"It's because of intensive farming," he says. "They've killed most of the small game (hare, partridge, pheasant, woodcock) grubbing up hedgerows and creating the massive fields we have now. The hare eat the pellets the farmers put down for the slugs and die and the partridges are mangled in their machines."

France's deer and wild boar populations, on the other hand, are on the rise. There are so many of the latter - rooting around in crops, ramming Renault Scenics - that hunters are allowed to shoot pretty much as many as they like.

"The main reason for the decline is that our values have changed. We have so much more sensibility now when it comes to the animal world."
france  society  français  hunting  village  life  hobby  tradition  today 
november 2016 by aries1988
The Destruction of Baishizhou

In other words, they were in a fine position to participate in Shenzhen’s capitalist experiment. As waves of migrant workers flowed into the city to fuel the manufacturing boom, the villagers put their money into maximizing rental space: building residential buildings that went as high as tenants were willing to climb, and then partitioning them into ever smaller units and crowding them closer and closer together. In the process, they gave Shenzhen a backbone of affordable, albeit poorly regulated, housing that was vital to the city’s rise.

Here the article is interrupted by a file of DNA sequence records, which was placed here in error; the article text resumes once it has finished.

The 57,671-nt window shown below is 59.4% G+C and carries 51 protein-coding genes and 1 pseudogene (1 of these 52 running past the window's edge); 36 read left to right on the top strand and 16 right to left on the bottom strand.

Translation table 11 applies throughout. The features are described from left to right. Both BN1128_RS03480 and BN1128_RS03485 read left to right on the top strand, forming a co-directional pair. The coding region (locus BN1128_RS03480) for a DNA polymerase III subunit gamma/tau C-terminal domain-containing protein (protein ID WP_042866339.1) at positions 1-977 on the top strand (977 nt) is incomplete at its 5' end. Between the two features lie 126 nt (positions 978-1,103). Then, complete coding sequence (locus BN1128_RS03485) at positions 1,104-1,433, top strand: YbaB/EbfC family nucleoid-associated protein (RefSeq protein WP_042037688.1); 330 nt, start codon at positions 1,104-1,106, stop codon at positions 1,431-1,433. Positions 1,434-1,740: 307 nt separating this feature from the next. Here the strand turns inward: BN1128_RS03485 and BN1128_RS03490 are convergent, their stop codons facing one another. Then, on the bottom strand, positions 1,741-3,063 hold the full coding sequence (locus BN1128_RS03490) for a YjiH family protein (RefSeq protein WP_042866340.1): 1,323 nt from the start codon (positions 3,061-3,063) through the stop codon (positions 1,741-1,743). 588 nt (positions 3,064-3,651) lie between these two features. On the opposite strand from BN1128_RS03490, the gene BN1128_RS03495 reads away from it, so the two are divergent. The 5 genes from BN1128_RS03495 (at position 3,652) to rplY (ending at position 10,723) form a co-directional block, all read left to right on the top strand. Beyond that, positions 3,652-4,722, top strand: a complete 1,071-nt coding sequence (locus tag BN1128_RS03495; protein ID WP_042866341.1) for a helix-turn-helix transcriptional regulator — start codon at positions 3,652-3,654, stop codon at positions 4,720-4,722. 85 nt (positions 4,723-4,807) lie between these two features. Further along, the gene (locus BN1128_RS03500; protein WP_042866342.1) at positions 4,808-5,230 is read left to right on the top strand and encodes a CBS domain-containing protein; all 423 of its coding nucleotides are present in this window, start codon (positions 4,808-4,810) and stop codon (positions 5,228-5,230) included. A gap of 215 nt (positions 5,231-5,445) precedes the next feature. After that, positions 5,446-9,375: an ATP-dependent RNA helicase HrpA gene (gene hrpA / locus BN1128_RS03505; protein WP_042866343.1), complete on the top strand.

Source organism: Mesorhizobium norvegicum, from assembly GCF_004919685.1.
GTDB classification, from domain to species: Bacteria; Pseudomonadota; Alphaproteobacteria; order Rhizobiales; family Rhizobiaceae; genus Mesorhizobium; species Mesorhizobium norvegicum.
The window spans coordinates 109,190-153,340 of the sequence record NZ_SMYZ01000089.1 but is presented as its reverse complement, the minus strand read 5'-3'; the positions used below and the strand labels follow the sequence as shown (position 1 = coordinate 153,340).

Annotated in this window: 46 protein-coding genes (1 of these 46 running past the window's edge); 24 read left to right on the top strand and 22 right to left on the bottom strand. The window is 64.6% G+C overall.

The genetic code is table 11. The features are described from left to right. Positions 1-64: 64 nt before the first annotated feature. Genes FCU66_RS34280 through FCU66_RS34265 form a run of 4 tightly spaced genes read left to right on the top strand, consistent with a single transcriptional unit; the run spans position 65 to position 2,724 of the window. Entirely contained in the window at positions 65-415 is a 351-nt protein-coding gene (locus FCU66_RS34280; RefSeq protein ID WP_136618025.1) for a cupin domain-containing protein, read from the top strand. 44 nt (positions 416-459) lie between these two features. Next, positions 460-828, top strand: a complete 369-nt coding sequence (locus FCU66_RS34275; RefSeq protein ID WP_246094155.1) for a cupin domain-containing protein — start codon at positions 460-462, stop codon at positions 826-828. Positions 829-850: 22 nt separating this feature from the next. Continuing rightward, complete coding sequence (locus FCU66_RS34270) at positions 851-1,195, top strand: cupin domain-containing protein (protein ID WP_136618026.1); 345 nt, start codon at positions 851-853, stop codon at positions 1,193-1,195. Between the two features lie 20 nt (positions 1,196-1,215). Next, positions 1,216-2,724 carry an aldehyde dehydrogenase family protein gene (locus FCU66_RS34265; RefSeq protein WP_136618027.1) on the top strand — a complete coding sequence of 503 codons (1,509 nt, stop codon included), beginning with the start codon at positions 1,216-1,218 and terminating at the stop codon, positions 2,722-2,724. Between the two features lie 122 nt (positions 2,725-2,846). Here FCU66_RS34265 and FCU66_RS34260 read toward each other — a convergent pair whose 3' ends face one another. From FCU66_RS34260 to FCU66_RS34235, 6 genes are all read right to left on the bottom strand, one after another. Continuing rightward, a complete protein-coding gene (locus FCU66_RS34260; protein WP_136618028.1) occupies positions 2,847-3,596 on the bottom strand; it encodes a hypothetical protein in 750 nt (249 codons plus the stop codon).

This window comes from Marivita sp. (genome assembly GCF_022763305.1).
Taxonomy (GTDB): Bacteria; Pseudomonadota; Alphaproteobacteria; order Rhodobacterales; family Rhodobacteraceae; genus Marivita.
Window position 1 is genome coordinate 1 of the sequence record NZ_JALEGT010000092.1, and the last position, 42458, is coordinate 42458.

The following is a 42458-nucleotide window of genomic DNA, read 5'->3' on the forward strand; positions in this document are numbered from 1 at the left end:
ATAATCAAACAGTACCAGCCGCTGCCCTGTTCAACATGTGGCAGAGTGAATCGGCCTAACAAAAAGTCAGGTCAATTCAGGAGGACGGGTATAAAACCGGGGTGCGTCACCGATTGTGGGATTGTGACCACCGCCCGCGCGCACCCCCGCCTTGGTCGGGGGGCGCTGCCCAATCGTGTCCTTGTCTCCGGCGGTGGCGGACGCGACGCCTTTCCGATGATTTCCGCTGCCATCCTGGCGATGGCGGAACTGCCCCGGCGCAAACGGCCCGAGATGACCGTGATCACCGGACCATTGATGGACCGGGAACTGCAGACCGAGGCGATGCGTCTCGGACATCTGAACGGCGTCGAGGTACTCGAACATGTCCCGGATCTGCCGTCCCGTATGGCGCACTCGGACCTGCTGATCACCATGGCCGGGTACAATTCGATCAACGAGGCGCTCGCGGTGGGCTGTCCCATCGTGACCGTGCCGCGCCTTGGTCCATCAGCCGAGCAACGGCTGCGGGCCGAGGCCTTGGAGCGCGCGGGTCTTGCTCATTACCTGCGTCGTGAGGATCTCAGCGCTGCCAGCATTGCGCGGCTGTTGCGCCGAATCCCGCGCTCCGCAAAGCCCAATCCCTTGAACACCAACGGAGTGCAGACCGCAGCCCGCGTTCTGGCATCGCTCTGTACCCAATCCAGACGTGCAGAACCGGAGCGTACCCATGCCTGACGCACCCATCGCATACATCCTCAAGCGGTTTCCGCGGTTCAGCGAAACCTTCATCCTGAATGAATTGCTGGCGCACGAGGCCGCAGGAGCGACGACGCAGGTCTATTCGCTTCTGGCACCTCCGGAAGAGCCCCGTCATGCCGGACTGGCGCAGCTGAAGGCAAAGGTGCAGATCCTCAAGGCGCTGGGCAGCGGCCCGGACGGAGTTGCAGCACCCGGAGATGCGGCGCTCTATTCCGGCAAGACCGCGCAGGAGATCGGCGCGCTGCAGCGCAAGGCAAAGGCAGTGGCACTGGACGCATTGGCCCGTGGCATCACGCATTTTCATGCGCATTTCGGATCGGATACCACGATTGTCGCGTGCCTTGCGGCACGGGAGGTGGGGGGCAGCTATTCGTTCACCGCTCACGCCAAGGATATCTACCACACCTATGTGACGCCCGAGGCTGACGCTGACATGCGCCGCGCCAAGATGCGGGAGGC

A leather and household repairman tends his stall in a passageway, next to chatting residents. The density of the neighborhood makes for an occasional blurring of private and public spaces.
shenzhen  village  city  photo  quartier  life  china 
october 2016 by aries1988
The sea women of Jeju
From more than 14,000 in the 1970s, the number of haenyeo has dwindled to fewer than 4,500 today.

The vast majority are aged over 50, with the oldest in their nineties. But, despite their age, they continue to perform feats beyond most women in their twenties — diving to depths of up to 20m, holding their breath for as long as two minutes at a time.

“If I weren’t diving, I’d just be growing potatoes,” she says. “I dived right through pregnancy, up to the ninth month.” This was normal practice, according to historians of Jeju, who record cases of haenyeo giving birth on boats during a day’s diving, and even strapping their young children to the mast while they worked.

Their financial independence is remarkable in a country where elderly poverty is a huge problem. Forty-nine per cent of South Koreans over 65 live on less than half the median income — the highest proportion in the international Organisation for Economic Cooperation and Development (OECD), a group of advanced economies. That has contributed to a nearly fivefold increase in the elderly suicide rate since 1990 to a level that is by far the highest of any developed country.
korea  asia  comparison  oecd  work  ocean  food  money  youth  aging  tradition  village  female  elders 
september 2015 by aries1988